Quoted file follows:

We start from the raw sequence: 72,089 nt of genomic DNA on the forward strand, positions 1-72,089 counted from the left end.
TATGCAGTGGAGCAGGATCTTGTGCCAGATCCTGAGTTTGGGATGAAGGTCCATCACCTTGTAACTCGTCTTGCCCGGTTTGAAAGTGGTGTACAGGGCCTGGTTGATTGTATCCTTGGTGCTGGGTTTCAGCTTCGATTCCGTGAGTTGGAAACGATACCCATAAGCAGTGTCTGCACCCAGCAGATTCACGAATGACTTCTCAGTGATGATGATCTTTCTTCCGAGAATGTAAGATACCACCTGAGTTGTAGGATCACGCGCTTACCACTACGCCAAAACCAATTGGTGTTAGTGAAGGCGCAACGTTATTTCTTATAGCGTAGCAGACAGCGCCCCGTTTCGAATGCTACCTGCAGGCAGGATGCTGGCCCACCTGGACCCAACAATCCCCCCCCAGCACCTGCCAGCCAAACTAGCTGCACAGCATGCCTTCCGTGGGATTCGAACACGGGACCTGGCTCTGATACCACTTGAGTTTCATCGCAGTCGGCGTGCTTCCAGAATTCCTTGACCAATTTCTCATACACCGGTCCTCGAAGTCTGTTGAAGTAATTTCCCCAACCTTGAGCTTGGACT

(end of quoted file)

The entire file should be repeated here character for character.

We start from the raw sequence: 72,089 nt of genomic DNA on the forward strand, positions 1-72,089 counted from the left end.
TATGCAGTGGAGCAGGATCTTGTGCCAGATCCTGAGTTTGGGATGAAGGTCCATCACCTTGTAACTCGTCTTGCCCGGTTTGAAAGTGGTGTACAGGGCCTGGTTGATTGTATCCTTGGTGCTGGGTTTCAGCTTCGATTCCGTGAGTTGGAAACGATACCCATAAGCAGTGTCTGCACCCAGCAGATTCACGAATGACTTCTCAGTGATGATGATCTTTCTTCCGAGAATGTAAGATACCACCTGAGTTGTAGGATCACGCGCTTACCACTACGCCAAAACCAATTGGTGTTAGTGAAGGCGCAACGTTATTTCTTATAGCGTAGCAGACAGCGCCCCGTTTCGAATGCTACCTGCAGGCAGGATGCTGGCCCACCTGGACCCAACAATCCCCCCCCAGCACCTGCCAGCCAAACTAGCTGCACAGCATGCCTTCCGTGGGATTCGAACACGGGACCTGGCTCTGATACCACTTGAGTTTCATCGCAGTCGGCGTGCTTCCAGAATTCCTTGACCAATTTCTCATACACCGGTCCTCGAAGTCTGTTGAAGTAATTTCCCCAACCTTGAGCTTGGACT